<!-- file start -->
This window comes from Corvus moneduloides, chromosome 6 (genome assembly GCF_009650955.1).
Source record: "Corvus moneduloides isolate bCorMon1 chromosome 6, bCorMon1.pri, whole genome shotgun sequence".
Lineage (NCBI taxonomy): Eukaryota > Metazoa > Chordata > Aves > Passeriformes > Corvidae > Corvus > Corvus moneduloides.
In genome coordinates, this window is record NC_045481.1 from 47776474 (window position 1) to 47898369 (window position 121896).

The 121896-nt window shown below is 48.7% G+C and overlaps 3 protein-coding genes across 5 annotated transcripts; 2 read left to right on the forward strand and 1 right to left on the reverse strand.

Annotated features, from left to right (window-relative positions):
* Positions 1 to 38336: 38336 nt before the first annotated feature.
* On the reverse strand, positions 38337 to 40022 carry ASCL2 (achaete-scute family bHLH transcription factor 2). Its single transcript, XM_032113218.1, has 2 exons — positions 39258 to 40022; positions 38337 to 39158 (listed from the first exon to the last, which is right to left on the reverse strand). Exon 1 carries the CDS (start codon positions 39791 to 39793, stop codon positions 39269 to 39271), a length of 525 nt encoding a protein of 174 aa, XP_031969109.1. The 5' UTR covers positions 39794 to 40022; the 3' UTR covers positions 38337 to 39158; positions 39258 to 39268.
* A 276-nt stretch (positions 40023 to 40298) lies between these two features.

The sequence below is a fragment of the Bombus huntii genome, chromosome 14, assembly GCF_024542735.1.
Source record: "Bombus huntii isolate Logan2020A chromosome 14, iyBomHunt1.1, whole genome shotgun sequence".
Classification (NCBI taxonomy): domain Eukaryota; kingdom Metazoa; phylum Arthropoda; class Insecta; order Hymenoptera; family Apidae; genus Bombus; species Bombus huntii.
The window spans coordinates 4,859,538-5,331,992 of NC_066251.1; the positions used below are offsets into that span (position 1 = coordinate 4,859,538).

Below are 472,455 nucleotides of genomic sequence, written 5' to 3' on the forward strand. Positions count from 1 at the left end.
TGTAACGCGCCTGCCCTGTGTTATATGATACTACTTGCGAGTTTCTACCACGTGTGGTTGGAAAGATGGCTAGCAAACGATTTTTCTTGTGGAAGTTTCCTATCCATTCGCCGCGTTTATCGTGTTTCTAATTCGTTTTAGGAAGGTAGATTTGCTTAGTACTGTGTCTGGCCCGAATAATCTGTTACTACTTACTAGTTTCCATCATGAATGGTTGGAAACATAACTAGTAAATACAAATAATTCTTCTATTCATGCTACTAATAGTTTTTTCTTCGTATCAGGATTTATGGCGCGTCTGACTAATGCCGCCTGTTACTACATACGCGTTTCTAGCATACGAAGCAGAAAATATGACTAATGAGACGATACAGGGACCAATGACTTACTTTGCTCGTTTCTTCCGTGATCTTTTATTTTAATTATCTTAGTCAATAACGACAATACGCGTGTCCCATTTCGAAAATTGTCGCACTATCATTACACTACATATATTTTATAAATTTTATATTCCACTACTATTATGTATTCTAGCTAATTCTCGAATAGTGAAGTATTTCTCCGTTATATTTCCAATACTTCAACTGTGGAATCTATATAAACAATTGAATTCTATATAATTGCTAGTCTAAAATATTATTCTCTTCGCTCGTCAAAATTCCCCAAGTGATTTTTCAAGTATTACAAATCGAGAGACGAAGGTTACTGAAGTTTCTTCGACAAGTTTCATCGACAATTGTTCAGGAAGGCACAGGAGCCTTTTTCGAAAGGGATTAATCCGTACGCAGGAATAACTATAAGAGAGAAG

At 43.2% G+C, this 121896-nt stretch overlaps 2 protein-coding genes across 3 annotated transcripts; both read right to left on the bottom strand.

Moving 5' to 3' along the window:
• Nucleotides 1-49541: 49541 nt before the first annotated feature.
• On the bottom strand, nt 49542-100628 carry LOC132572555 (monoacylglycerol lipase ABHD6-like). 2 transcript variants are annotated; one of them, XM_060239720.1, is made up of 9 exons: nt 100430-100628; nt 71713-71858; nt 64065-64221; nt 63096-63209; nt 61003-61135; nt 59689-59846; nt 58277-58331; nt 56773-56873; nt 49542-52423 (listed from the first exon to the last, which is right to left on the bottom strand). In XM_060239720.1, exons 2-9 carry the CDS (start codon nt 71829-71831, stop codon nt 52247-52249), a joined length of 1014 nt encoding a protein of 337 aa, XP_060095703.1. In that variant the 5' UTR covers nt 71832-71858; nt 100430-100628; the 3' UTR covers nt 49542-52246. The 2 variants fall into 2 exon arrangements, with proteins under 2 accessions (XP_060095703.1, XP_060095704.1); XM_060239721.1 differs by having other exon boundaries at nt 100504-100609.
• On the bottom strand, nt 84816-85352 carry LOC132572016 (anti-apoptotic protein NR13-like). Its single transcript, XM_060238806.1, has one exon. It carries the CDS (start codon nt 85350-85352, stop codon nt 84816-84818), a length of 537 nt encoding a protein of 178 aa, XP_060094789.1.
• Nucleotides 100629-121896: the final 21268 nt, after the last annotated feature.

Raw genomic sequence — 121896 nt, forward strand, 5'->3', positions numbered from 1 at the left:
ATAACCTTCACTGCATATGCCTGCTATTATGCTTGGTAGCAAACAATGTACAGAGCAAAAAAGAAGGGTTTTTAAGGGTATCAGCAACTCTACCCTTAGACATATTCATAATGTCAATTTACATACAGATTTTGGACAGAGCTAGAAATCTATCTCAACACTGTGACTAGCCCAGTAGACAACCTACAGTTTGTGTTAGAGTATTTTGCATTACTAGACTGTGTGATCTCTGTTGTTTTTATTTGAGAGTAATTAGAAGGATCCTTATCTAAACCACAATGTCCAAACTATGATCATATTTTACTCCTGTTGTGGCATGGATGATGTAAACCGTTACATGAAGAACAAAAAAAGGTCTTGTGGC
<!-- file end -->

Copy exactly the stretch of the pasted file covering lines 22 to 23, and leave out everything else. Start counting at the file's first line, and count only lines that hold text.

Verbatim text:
Raw genomic sequence — 121896 nt, forward strand, 5'->3', positions numbered from 1 at the left:
ATAACCTTCACTGCATATGCCTGCTATTATGCTTGGTAGCAAACAATGTACAGAGCAAAAAAGAAGGGTTTTTAAGGGTATCAGCAACTCTACCCTTAGACATATTCATAATGTCAATTTACATACAGATTTTGGACAGAGCTAGAAATCTATCTCAACACTGTGACTAGCCCAGTAGACAACCTACAGTTTGTGTTAGAGTATTTTGCATTACTAGACTGTGTGATCTCTGTTGTTTTTATTTGAGAGTAATTAGAAGGATCCTTATCTAAACCACAATGTCCAAACTATGATCATATTTTACTCCTGTTGTGGCATGGATGATGTAAACCGTTACATGAAGAACAAAAAAAGGTCTTGTGGC